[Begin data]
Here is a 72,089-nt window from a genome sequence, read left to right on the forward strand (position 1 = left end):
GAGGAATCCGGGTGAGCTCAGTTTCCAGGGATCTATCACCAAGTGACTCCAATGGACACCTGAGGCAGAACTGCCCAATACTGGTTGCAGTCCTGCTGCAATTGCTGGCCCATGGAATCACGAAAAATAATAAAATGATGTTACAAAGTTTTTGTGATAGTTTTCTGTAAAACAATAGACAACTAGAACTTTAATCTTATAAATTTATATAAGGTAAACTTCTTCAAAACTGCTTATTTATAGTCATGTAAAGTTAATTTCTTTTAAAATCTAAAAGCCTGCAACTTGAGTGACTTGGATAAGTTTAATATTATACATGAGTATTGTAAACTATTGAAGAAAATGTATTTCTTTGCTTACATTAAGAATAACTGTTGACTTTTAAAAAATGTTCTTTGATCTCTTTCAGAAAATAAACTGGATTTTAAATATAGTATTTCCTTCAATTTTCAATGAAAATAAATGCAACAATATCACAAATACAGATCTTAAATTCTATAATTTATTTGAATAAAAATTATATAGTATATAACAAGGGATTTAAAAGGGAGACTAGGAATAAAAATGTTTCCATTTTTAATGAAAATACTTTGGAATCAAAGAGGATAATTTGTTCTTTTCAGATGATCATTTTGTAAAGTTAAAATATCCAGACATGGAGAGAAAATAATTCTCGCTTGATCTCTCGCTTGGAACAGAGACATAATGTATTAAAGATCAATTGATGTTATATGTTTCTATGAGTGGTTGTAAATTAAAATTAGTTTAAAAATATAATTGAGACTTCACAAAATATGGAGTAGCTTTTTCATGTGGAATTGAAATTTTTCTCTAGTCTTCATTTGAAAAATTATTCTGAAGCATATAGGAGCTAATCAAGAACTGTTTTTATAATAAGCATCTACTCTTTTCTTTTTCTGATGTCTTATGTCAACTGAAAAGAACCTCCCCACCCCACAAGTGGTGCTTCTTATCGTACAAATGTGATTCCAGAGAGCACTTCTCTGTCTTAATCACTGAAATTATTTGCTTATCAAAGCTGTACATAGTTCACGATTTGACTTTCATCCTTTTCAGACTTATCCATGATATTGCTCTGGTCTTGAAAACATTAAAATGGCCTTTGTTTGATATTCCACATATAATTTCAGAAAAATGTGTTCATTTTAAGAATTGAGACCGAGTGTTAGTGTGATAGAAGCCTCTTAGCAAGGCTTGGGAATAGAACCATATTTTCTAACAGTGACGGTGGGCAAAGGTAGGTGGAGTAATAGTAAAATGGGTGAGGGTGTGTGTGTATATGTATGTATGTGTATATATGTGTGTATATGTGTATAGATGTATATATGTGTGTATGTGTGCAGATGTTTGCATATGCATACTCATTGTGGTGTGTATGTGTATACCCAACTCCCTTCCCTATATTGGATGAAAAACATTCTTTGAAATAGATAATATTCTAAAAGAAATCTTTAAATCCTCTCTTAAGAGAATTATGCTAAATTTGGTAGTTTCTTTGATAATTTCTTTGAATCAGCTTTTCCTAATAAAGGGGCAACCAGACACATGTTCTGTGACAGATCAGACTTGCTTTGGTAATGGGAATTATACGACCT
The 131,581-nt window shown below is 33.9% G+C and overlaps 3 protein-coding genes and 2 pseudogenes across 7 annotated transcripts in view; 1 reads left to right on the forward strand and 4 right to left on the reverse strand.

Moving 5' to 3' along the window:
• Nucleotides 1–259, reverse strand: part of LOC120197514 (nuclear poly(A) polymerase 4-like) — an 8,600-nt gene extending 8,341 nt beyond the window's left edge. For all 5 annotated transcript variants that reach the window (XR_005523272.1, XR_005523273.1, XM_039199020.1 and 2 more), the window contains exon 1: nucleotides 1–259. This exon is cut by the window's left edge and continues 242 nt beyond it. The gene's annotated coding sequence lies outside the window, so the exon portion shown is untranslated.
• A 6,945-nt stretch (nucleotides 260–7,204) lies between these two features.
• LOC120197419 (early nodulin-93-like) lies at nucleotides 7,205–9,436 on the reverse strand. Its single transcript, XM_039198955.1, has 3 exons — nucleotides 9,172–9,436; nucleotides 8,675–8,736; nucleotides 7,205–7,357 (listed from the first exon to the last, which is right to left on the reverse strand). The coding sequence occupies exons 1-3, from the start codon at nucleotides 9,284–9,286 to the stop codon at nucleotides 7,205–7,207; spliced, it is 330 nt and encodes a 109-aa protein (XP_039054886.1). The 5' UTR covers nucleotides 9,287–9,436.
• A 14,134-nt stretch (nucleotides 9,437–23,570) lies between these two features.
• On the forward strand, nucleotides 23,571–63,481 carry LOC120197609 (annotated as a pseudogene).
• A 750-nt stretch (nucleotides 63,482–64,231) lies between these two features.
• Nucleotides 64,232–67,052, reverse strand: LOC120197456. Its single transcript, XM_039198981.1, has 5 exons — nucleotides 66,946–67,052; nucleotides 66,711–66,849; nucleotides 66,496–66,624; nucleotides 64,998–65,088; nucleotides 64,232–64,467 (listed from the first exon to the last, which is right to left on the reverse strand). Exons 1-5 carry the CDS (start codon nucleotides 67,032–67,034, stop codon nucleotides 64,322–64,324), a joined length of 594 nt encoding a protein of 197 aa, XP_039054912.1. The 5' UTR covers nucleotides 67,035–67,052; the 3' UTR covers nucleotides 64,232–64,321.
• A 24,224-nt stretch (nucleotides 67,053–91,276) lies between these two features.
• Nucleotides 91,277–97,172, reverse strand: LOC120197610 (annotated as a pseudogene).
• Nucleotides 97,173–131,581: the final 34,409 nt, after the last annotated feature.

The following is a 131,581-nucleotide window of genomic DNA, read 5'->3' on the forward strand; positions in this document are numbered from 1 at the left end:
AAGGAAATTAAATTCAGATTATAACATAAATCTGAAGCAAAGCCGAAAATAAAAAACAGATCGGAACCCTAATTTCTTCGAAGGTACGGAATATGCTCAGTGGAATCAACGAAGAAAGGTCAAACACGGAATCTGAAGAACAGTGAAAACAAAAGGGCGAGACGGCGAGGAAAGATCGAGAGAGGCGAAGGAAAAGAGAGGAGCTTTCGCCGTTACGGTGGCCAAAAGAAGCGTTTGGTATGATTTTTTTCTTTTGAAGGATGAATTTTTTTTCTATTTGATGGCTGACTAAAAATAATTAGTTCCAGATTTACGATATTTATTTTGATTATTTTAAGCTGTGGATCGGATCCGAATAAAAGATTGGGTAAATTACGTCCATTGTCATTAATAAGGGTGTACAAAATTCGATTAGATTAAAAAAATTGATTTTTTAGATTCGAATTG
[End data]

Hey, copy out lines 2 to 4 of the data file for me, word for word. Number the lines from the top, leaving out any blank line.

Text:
GAGGAATCCGGGTGAGCTCAGTTTCCAGGGATCTATCACCAAGTGACTCCAATGGACACCTGAGGCAGAACTGCCCAATACTGGTTGCAGTCCTGCTGCAATTGCTGGCCCATGGAATCACGAAAAATAATAAAATGATGTTACAAAGTTTTTGTGATAGTTTTCTGTAAAACAATAGACAACTAGAACTTTAATCTTATAAATTTATATAAGGTAAACTTCTTCAAAACTGCTTATTTATAGTCATGTAAAGTTAATTTCTTTTAAAATCTAAAAGCCTGCAACTTGAGTGACTTGGATAAGTTTAATATTATACATGAGTATTGTAAACTATTGAAGAAAATGTATTTCTTTGCTTACATTAAGAATAACTGTTGACTTTTAAAAAATGTTCTTTGATCTCTTTCAGAAAATAAACTGGATTTTAAATATAGTATTTCCTTCAATTTTCAATGAAAATAAATGCAACAATATCACAAATACAGATCTTAAATTCTATAATTTATTTGAATAAAAATTATATAGTATATAACAAGGGATTTAAAAGGGAGACTAGGAATAAAAATGTTTCCATTTTTAATGAAAATACTTTGGAATCAAAGAGGATAATTTGTTCTTTTCAGATGATCATTTTGTAAAGTTAAAATATCCAGACATGGAGAGAAAATAATTCTCGCTTGATCTCTCGCTTGGAACAGAGACATAATGTATTAAAGATCAATTGATGTTATATGTTTCTATGAGTGGTTGTAAATTAAAATTAGTTTAAAAATATAATTGAGACTTCACAAAATATGGAGTAGCTTTTTCATGTGGAATTGAAATTTTTCTCTAGTCTTCATTTGAAAAATTATTCTGAAGCATATAGGAGCTAATCAAGAACTGTTTTTATAATAAGCATCTACTCTTTTCTTTTTCTGATGTCTTATGTCAACTGAAAAGAACCTCCCCACCCCACAAGTGGTGCTTCTTATCGTACAAATGTGATTCCAGAGAGCACTTCTCTGTCTTAATCACTGAAATTATTTGCTTATCAAAGCTGTACATAGTTCACGATTTGACTTTCATCCTTTTCAGACTTATCCATGATATTGCTCTGGTCTTGAAAACATTAAAATGGCCTTTGTTTGATATTCCACATATAATTTCAGAAAAATGTGTTCATTTTAAGAATTGAGACCGAGTGTTAGTGTGATAGAAGCCTCTTAGCAAGGCTTGGGAATAGAACCATATTTTCTAACAGTGACGGTGGGCAAAGGTAGGTGGAGTAATAGTAAAATGGGTGAGGGTGTGTGTGTATATGTATGTATGTGTATATATGTGTGTATATGTGTATAGATGTATATATGTGTGTATGTGTGCAGATGTTTGCATATGCATACTCATTGTGGTGTGTATGTGTATACCCAACTCCCTTCCCTATATTGGATGAAAAACATTCTTTGAAATAGATAATATTCTAAAAGAAATCTTTAAATCCTCTCTTAAGAGAATTATGCTAAATTTGGTAGTTTCTTTGATAATTTCTTTGAATCAGCTTTTCCTAATAAAGGGGCAACCAGACACATGTTCTGTGACAGATCAGACTTGCTTTGGTAATGGGAATTATACGACCT
The 131,581-nt window shown below is 33.9% G+C and overlaps 3 protein-coding genes and 2 pseudogenes across 7 annotated transcripts in view; 1 reads left to right on the forward strand and 4 right to left on the reverse strand.

Moving 5' to 3' along the window: